VPLN Cells Primed by Autologous Tumor plus BCG
In extensive animal studies, we have demonstrated that we can sensitize T cells to a non-immunogenic tumor by vaccinating the host with irradiated tumor cells mixed with a bacterial adjuvant (1). These VPLN can be surgically retrieved and expanded ex vivo using an antibody to T cells (i.e., anti-CD3) along with Interleukin -2 (IL-2). These cells are highly effective in mediating the regression of advanced tumors in mice. The bacterial adjuvant is important to “boost” the immune response to weak tumor antigens. We have translated these findings into a clinical protocol.

In this protocol, patients are vaccinated with irradiated tumor cells mixed with the bacterial agent, BCG. The tumor cells have been previously retrieved from the patient and should express all the tumor-associated antigens unique to that individual patient. The vaccine is inoculated intradermally and approximately one week later the VPLN cells are harvested in a minor outpatient procedure. In preliminary studies we have performed, the VPLN cells exhibit a significant degree of specific tumor-reactivity as measured in in vitro assays. For example, when these VPLN cells are exposed to autologous tumor cells in vitro, they secrete significant quantities of interferon-gamma, an important cytokine involved in the tumor rejection response (2,3). By contrast, these VPLN cells do not react to tumor cells from other patients (Figure 1).

The VPLN cells are expanded in large quantities ex vivo and are subsequently transferred back to patients intravenously along with the concomitant administration of IL-2. To date, we have seen signif-icant responses in several patients with renal cell cancer (Figure 2). We are currently conducting these trials in patients with advanced renal cell cancers, sarcomas, and head and neck cancers.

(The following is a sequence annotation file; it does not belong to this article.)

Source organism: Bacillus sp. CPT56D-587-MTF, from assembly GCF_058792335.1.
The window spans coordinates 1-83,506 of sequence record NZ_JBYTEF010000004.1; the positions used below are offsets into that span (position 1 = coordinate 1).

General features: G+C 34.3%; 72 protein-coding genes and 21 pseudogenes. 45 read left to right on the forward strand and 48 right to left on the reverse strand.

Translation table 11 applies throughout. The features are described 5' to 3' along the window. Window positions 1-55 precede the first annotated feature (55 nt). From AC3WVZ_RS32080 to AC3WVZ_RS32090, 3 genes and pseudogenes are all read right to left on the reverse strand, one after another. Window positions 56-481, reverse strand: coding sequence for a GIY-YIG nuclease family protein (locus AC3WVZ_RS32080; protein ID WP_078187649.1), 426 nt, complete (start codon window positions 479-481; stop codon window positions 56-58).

VPLN Cells Primed by Genetically Engineered Tumor Cells
More recent approaches for making tumor cells more immunogenic have been to genetically modify the cells to elaborate cytokines or express foreign antigens. In our laboratory, we have found that the engineering of tumor cells to secrete GM-CSF has dramatically enhanced their immune properties as a vaccine (4). Granulocyte-Macrophage Colony-Stimulating Factor (GM-CSF) is a cytokine that recruits and promotes the proliferation of dendritic cells at sites where cytokine-secreting tumor cells are inoculated. This is thought to be important since dendritic cells are key to processing and presenting antigen to T cells.

In a clinical trial, we are genetically modifying tumor cells to secrete GM-CSF using a retroviral vector. These cells are then irradiated and inoculated intradermally as a vaccine to prime draining lymph nodes. One week later, the VPLN are retrieved using a blue dye technique to identify the immediate draining lymph nodes (Figure 3). The VPLN cells are expanded in a similar fashion to what we described earlier and subsequently transferred intravenously into patients. A patient with a complete clinical response is illustrated in Figure 4. This protocol is being performed in patients with stage IV melanoma.